Part 1 of 2 I remember when you first reared your ugly head in my life. You were gentle at first: a twinge in my lower back, a kink in my neck, a sore wrist from writing. You were there, just peeking around the corner, over the counter, from under the covers, only just enough for me to catch glimpses of you. And then, you would go away, like you had never been here at all, and I wouldn’t see you again for a while.
And all of a sudden, you were always there, and it got harder and harder to ignore you. You went from being the voice that whispers at me in the middle of the night to the father figure screaming an inch away from my face, forcing me to notice you. It started to become difficult to get out of bed in the morning; going to school and work felt like climbing Mount Everest. I started to hate you, because you would never go away.
You became the constant ache in my spine, the shooting pains in my hips, the locking wrists three words into whatever I’m working on, the jabbing pain in my collarbones that came so sporadically. You became the inability to stand in one place for any period of time without aching, and I started to realize you weren’t going to leave; I really started to hate you then. I prayed every night to a god I didn’t even believe in that you would go away, but nearly every morning, I woke up, and you were still there. And on the mornings you weren’t, you always seemed to wait until the opportune moment to make another entrance, and remind me that I was no longer in control.
By the time I graduated high school, I still had no idea what you were – all I knew was that I was in pain, and that it was near-constant. I pushed myself to go to college, work a full time job, and continue doing all the activities I was doing before, but you kept making it harder and harder. At my college graduation ceremony, I smiled for the camera and walked across the stage with confidence, and no one would know that you were there. Your icy hands gripped my ankles, making it hard to stand in my shoes, and your hot breath shot up my back, threatening to falter my smile: you didn’t.
I started to wake up tired; eight, nine, even twelve hours of sleep just never seemed to be enough, so I slept less. It didn’t make sense to waste potentially productive time sleeping when I never got rest anyway, but even when I was awake for that extra three to four hours, I never had the energy to do anything. I had always dealt with anxiety and depression, but now, you used them as a pawn in your game against me. On days when I had low energy, I would beat myself up, unable to accept that I couldn’t do the things I wanted or meant to. I started to have anxiety whenever I couldn’t manage the pain, which eventually lead to panic attacks with time.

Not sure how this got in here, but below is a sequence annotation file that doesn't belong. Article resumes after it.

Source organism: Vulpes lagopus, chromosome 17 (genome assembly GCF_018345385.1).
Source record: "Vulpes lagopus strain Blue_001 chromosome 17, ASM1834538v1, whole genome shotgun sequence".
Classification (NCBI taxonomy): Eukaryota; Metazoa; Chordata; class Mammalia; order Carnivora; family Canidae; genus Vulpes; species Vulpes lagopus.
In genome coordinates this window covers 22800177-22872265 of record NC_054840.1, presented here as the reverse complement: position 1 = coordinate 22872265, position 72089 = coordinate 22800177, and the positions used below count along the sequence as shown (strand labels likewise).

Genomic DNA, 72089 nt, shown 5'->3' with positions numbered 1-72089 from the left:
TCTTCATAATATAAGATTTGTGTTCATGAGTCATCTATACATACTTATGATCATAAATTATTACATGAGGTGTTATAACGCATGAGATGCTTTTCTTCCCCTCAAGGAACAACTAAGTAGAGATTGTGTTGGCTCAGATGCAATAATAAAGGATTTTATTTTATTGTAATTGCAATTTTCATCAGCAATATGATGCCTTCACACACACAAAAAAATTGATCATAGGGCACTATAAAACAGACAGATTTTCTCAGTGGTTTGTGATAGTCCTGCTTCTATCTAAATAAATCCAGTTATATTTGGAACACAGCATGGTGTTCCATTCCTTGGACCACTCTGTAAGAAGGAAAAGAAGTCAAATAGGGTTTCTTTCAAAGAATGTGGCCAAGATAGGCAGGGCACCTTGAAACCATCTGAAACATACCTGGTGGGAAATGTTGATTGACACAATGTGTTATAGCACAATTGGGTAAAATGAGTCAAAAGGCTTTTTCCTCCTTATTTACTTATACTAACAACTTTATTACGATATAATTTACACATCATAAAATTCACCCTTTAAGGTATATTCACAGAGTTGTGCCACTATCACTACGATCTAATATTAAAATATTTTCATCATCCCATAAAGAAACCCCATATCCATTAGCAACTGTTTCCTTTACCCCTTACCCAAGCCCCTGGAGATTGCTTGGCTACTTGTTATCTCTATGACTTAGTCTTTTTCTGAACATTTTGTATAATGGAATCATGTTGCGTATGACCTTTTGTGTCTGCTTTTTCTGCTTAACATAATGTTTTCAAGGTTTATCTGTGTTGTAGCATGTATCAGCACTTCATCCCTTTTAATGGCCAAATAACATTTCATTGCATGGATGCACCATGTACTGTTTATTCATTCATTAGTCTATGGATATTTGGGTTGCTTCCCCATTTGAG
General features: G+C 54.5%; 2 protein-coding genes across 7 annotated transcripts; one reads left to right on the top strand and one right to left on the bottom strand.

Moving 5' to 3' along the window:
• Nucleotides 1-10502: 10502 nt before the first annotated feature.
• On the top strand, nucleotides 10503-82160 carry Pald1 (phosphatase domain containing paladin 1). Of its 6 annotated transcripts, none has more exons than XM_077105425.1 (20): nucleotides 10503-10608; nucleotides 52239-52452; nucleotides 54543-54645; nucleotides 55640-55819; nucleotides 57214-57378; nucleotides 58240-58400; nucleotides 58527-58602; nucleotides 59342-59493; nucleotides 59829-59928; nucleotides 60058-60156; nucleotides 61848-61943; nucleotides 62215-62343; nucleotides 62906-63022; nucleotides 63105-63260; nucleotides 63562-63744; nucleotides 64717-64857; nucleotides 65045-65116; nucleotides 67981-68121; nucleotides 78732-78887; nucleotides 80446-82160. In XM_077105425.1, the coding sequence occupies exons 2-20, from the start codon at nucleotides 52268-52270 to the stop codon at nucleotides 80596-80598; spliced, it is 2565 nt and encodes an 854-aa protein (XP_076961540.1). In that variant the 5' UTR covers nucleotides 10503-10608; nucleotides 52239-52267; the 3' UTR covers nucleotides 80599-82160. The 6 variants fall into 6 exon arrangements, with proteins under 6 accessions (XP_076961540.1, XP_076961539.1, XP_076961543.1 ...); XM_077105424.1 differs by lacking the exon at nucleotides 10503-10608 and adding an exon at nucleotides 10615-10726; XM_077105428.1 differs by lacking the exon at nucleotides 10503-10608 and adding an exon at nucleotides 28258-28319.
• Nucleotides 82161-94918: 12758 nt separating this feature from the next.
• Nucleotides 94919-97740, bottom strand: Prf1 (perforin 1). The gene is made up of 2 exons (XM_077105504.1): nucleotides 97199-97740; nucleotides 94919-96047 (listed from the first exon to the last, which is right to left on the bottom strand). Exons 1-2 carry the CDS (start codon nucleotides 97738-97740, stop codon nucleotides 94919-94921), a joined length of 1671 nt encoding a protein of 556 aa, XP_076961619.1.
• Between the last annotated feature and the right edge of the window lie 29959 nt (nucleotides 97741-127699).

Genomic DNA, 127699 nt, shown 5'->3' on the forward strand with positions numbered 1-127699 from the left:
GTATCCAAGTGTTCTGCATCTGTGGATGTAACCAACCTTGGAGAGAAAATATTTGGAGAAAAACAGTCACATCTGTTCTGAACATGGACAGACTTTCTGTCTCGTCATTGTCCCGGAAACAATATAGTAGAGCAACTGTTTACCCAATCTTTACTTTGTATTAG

Even though you’ve been a nightmare, you haven’t been the worst part of all of this. There was nothing worse than laying in bed, fighting back tears due to the amount of pain in whatever body part(s) you chose to visit that day, and being screamed at to “just get up already.” There is nothing worse than not being believed by the ones you love, nothing worse than being told “it’s all in your head” and to “stop whining.” So I started to internalize. I didn’t share how bad it had gotten, with anyone, for a long time, because I was afraid of not being believed. Even now, I often downplay how much pain I am in, or how often I am in pain, because why burden others with my problems?
Modern medicine was no help; I saw countless doctors, physiotherapists, and chiropractors, and I tried an array of pain medications, but nothing would make you go. Doctors started to dampen my expectations, assuring me that they would do what they could, but never any promise of results, never an official diagnosis. I was told time and again that I suffered from chronic pain with no clear cause, which is the equivalent of handing an umbrella to someone trapped in a hurricane; it doesn’t help anyone.
It has been nearly a decade since you first crept into my life. I am 26 now, and I have come to find out that I have a compacted lower spine, which can explain away the back pain, but I still have so much pain with no answers. I now have sharp, stabbing pains to go along with my regular aches. I am tired the moment I wake. I can’t always concentrate and I tend to forget a lot of little things. I am moody and irritable at times and, though I try to keep it under control, my partner often gets the brunt of it. I occasionally get cold at the snap of a finger, and it can be really hard to warm up; sometimes I overheat as soon as I have a sweater on, and have to dig around for a thin blanket instead. My depression and anxiety have worsened over the years though, fortunately, medication has helped to alleviate some of those symptoms. And just when I thought this couldn’t get